Apart from Mickey Mouse, I can’t think of any one animated icon more beloved than Mario. True, Sonic the Hedgehog is easily as recognizable, but not nearly as universally acclaimed (don’t see also: Sonic Unleashed, Sonic and the Secret Rings and the coup de crap, Sonic the Hedgehog ) — that being said, it shocked and worried the gaming world (and myself) when Nintendo partnered with Illumination Studios, the studio responsible for the Despicable Me franchise, The Secret Life of Pets, Dr, Seuss adaptations The Lorax and The Grinch plus other 90-minute 3D fart jokes, to make the first legitimate Super Mario Bros. film adaptation… but what we have released in cinemas today is nothing but brilliant! If you don’t know the story, particularly if you haven’t played the games, fear not — like this year’s other video-game inspired movie, Tetris (not the same kind of movie, I know), you needn’t consult Wikipedia. You can jump in (heh-heh) to this flick and have a jolly good time. For the die-hards, you will have an equally, if not moreso, excellent time catching all the references to Mario games and other Nintendo IPs past and present!
A lot of fan-rage in the movie’s formative stage was devoted to the hiring of a (principally) celebrity voice cast in the lead roles; frankly, I think the IP is strong enough not to need one, but rest assured, the hiring of Chris Pratt (Guardians of the Galaxy: Vol. 3) to voice the iconic red-suited plumber was not one done in cruelty to the film. Pratt brings humility and strength to Mario while still keeping the charm and brightness that original voice actor Charles Martinet has brought to the character since 1996 (do keep an ear out for Martinet’s not one, but two cameos!). Charlie Day (Pacific Rim) works exceptionally well as Luigi, charmingly cowardly and packed with quality slapstick gags! Anya Taylor-Joy (The Queen’s Gambit) is great as Princess Peach, with her voice suggesting the best of classic animated princesses, yet strengthened without going totally snarkysnob. Keegan-Michael Key (Schmigadoon!) is totally adorable as Toad, erstwhile protector of Her Highness (and I still don’t believe his voice in the role was natural!), but the real linchpin in this movie is Jack Black (School of Rock) as Bowser, the big, bad, king of the villainous Koopas! He (briefly) brings his musical prowess (…or Bowsess? Nah.) to the film in a hilarious way and, on the whole, almost steals the show, and if the Annie Awards still honor voice actors, he’s got it in the bag!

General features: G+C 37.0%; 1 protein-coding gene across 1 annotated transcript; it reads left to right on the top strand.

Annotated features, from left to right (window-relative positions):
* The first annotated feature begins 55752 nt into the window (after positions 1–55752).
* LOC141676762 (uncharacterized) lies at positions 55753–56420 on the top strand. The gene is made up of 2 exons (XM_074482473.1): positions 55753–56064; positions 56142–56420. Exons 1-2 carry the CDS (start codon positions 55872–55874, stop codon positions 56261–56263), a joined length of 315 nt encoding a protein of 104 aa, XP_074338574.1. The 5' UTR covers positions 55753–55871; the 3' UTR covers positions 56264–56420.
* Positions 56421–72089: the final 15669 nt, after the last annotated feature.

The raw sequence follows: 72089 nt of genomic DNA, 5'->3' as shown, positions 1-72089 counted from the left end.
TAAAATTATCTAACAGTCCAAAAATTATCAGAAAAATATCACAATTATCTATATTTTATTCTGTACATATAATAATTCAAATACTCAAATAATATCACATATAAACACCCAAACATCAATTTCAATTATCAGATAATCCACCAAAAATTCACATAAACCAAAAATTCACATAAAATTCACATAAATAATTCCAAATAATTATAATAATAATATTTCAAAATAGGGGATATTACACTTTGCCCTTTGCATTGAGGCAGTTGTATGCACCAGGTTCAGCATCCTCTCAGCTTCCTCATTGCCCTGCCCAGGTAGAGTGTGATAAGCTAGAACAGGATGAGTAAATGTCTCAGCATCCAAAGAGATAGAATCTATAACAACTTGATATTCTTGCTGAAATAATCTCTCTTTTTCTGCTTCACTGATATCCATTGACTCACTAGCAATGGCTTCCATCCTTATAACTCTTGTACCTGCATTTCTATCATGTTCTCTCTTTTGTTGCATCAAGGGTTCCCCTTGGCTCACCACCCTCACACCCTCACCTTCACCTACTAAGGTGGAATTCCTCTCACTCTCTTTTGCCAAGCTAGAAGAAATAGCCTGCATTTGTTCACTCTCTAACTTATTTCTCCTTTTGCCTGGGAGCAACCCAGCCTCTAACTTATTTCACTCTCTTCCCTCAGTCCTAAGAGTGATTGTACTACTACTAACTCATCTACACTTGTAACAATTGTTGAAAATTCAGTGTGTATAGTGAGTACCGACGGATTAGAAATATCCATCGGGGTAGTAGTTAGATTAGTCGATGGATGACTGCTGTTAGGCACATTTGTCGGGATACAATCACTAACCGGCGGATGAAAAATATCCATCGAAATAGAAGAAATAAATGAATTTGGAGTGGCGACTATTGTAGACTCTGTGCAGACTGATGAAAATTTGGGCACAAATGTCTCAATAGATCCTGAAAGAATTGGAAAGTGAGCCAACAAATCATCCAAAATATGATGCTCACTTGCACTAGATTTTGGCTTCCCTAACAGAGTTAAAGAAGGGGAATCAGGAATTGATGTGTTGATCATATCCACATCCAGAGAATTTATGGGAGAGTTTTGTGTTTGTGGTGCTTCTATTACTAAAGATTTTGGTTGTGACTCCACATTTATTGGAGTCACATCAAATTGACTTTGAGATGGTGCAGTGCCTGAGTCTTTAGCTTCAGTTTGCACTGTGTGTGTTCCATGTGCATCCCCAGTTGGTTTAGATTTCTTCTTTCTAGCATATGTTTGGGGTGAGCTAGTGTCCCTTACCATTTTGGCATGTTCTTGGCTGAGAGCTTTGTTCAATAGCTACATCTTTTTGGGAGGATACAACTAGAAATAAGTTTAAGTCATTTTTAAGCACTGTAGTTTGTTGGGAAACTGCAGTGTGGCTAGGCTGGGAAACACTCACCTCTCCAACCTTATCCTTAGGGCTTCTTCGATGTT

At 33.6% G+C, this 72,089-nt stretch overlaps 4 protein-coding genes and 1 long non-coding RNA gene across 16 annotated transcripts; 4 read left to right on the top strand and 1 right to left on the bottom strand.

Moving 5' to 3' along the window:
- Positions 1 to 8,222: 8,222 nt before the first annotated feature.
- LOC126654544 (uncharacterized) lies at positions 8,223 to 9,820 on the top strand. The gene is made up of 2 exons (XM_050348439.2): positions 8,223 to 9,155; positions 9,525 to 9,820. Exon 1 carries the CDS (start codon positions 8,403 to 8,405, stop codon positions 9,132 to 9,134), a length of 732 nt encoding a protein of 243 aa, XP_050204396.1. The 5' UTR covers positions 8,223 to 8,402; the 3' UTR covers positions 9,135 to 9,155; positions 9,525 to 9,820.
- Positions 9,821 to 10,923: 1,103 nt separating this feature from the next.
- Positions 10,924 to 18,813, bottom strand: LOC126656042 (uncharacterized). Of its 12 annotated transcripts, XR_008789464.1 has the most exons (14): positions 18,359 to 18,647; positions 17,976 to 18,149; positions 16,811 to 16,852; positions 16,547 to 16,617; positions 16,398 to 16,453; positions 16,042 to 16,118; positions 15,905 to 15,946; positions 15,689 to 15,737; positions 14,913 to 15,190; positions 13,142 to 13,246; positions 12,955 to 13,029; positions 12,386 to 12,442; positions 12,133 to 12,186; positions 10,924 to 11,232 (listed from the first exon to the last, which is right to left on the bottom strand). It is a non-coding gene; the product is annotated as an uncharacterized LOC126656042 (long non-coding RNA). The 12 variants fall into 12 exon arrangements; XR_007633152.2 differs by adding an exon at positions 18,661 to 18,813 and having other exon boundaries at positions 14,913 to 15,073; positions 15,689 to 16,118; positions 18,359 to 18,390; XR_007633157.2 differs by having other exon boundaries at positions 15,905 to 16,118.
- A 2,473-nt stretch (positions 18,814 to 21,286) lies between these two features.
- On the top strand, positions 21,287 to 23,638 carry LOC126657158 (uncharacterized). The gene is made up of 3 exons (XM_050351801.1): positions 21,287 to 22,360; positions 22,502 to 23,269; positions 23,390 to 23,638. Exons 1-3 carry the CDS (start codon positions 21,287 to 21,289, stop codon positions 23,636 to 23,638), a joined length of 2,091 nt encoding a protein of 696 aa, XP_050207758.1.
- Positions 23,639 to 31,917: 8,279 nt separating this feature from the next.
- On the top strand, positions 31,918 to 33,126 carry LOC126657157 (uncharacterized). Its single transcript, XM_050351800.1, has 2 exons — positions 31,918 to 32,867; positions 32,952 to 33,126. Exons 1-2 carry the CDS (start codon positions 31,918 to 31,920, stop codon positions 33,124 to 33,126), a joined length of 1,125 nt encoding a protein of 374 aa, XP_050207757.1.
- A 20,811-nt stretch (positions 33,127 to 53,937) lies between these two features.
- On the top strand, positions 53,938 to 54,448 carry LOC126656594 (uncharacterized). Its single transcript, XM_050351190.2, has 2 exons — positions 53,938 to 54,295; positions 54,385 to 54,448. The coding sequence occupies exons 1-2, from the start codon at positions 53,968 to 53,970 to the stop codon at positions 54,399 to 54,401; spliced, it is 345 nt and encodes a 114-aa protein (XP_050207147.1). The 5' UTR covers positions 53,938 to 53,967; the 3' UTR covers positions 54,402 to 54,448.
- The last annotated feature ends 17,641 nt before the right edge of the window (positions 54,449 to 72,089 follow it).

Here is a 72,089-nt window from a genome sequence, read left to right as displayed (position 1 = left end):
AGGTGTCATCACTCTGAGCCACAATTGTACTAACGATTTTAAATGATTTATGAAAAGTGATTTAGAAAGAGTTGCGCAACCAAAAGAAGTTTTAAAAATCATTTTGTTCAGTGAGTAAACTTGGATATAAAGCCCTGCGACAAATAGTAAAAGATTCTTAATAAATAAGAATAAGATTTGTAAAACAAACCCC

All this being said, the real brilliance in this movie is how Nintendo has changed Illumination from being a studio whose movies were only good for plopping your children aged 1 to 8 in front of to being a legit animation studio — there’s not even a single rude joke in it; I never thought the day would come! To honor the IP while still crafting a movie for general audiences is a daunting task, to be sure, but this is in the class of the best of Disney and Pixar circa 2010 and prior. This is the kind of movie that, like The LEGO Movie, is doubtless going to be snuffed for Oscars, but in the minds of the public, will be beloved, to say nothing of filling the coffers of Universal and Nintendo and sparking further adventures in and beyond the Mushroom Kingdom! As an aspiring writer and editor, the best thing I can say (along with every other creative/financial mind in the business) is “my hat is off to you,” and as a moviegoer, I can give it nothing less than my highest recommendation!